An effective PLG strategy requires a deep understanding of your target audience and their pain points, aided by unbiased insights into what actions users are taking in your product. Though there’s a commonly held belief that early-stage startups don’t have the data volumes required for meaningful quantitative analysis, no company is too small to prepare to collect, organize, and analyze—and ask questions of—their data.

(Also, low data volumes can be tracked for free on analytics tools, so there are few barriers to get started).

The good news is that startups can advance quickly as long as they have a commitment to using data to improve their product. The more buy-in you have at all levels in data-driven decision making, the easier it will be to move to more advanced stages.

The first step: Know where your team is. Use this framework to get a better understanding of your analytics maturity. Note that we’ll be using a fictional B2B SaaS startup with a single product to help you understand what this looks like in practice: a digital whiteboard.

Stage: Non-existent to basic

Key indicators:

  • Some teams have a baseline understanding across the organization of what drives value discovery in the product (i.e., the “aha” moment).
  • Data is rarely measured with a product analytics tool.
  • Analytics may be “hacked” by talking to your best users and retracing their discovery steps (versus digging into their data).

A PLG indicator:
With minimal tracking in place, a startup that’s operating with the basic principles of PLG in mind might be thinking about creative ways to scale inside their accounts. For example, perhaps they’re considering launching a “team” offering at a price that an end user could pay for without needing budget approval. The thinking goes that when one team purchases the product, other teams will start asking for it as well.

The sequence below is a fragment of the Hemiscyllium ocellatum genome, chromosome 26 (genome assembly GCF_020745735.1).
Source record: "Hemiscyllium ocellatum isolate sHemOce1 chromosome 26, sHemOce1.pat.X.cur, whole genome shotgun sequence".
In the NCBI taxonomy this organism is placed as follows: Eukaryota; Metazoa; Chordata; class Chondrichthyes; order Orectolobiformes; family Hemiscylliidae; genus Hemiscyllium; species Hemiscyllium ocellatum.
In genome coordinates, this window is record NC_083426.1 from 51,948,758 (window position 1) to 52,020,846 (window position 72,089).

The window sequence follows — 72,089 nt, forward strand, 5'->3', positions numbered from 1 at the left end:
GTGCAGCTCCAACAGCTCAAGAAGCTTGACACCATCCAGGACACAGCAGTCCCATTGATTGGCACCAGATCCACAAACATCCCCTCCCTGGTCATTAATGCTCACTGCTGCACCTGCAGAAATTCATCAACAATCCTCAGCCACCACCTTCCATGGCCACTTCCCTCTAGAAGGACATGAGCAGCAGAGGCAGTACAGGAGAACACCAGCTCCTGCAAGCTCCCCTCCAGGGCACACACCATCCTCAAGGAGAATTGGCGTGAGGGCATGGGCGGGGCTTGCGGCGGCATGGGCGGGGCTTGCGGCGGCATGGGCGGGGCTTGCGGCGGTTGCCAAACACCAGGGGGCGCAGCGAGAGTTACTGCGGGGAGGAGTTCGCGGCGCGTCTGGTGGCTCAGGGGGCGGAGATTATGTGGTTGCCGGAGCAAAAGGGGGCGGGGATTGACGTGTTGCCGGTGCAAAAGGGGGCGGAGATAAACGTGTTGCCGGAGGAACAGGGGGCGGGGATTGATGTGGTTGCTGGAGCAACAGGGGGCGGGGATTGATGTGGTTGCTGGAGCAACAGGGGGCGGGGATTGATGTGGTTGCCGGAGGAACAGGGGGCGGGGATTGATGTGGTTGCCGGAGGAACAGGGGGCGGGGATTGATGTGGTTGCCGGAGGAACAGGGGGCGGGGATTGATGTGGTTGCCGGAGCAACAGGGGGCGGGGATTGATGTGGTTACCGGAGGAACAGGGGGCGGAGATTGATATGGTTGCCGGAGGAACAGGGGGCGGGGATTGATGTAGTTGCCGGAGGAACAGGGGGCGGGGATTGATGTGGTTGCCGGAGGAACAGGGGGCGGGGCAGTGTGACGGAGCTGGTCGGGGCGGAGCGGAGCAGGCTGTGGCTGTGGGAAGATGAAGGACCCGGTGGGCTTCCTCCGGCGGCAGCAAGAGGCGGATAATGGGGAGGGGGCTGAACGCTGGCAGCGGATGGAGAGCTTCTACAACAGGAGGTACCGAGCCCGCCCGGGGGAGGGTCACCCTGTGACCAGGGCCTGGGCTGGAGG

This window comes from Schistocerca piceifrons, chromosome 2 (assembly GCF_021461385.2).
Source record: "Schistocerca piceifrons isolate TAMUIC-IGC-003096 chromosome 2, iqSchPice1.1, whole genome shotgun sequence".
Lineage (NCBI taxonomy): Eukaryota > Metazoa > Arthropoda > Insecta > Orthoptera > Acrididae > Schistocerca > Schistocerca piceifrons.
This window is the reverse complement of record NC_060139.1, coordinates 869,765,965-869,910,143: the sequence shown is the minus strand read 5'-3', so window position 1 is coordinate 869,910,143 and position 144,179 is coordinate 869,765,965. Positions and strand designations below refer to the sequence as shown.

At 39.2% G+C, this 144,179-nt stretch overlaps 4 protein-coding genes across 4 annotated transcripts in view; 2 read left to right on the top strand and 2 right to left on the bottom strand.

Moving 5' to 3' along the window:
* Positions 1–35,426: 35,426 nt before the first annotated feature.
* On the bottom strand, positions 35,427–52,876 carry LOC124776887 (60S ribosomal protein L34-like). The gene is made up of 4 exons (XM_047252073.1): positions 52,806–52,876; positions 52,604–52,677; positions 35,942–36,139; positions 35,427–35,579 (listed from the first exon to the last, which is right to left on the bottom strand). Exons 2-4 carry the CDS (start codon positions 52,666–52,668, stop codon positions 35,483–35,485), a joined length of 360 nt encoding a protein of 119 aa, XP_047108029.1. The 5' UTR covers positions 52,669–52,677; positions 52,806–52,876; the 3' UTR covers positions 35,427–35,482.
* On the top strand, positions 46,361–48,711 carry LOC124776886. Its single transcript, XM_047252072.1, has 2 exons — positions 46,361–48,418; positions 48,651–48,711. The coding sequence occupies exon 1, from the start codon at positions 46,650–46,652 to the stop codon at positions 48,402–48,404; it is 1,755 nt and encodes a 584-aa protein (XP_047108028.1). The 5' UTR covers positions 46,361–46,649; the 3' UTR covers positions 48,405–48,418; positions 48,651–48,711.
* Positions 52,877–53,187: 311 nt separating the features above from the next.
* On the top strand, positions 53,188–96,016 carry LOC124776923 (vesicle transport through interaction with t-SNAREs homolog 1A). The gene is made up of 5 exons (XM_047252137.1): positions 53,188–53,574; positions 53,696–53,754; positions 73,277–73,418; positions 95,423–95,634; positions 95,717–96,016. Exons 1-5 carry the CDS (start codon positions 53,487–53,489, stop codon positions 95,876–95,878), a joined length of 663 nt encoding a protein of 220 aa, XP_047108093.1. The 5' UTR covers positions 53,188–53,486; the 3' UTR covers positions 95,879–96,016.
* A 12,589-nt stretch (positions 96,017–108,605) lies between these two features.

Example:
In the non-existent to basic stage, the digital whiteboard startup has launched its product and decided to track certain metrics. They know they should be keeping track of various custom events, though they may not know which ones are most important.

Their data tells them that most people log in on Tuesdays, and that most customers come from an invitation link. They have a handle on some numbers (e.g. total signups and new users as of this week), but the data they have isn’t yet driving product development.

To progress: When getting started with product analytics, it’s important to note that some of the work involved is technical (i.e., wrangling data, implementing a tracker), while other tasks are strategic (goal setting, creating a tracking plan), and still other tasks are analytical (building and interpreting dashboards reports). There’s plenty of overlap in these areas such that achieving success requires tight collaboration between a number of departments, from Product to Engineering. Start bygetting a team of diverse stakeholders in the room (or Zoom).

Stage: Intermediate

Key indicators: 

  • People in the organization have an idea of what drives value in the product (i.e. the product’s “aha” moment), but it’s not always validated by data.
  • Individuals and teams are empowered to look at data but not to run analysis; instead, they’re trained to send questions to the queue. This can lead to bottlenecks in getting necessary information to Product, Design, and other departments.
  • Startups here might be using multiple solutions across the user journey, including for attribution, engagement, and experimentation—though they’re not always integrated and some manual workflows lead to delays and mistrust.

The modern data stack

A PLG indicator:
A startup in this stage might be looking at optimizing different pathways in the customer journey, both from a self-serve perspective within the product, and from a more traditional sales lens. They need to decide which strategy to lean into (product-led or sales-led). This isn’t a seamless experience for users yet. Startups here might consider whether there are “product offerings” they can provide to end users to encourage adoption, like demo certifications.

Example:
The digital whiteboard company recognizes that it’s time to step up their game. They begin to gather more sophisticated data—types of templates used (brainstorm, feedback, OKRs, roadmap) and popular features (sticky notes, icons, drawings, text)—and find a tool that supports advanced metrics and analysis. They understand the sequences of actions that lead their users to upgrade, and how engagement and retention varies by company or account.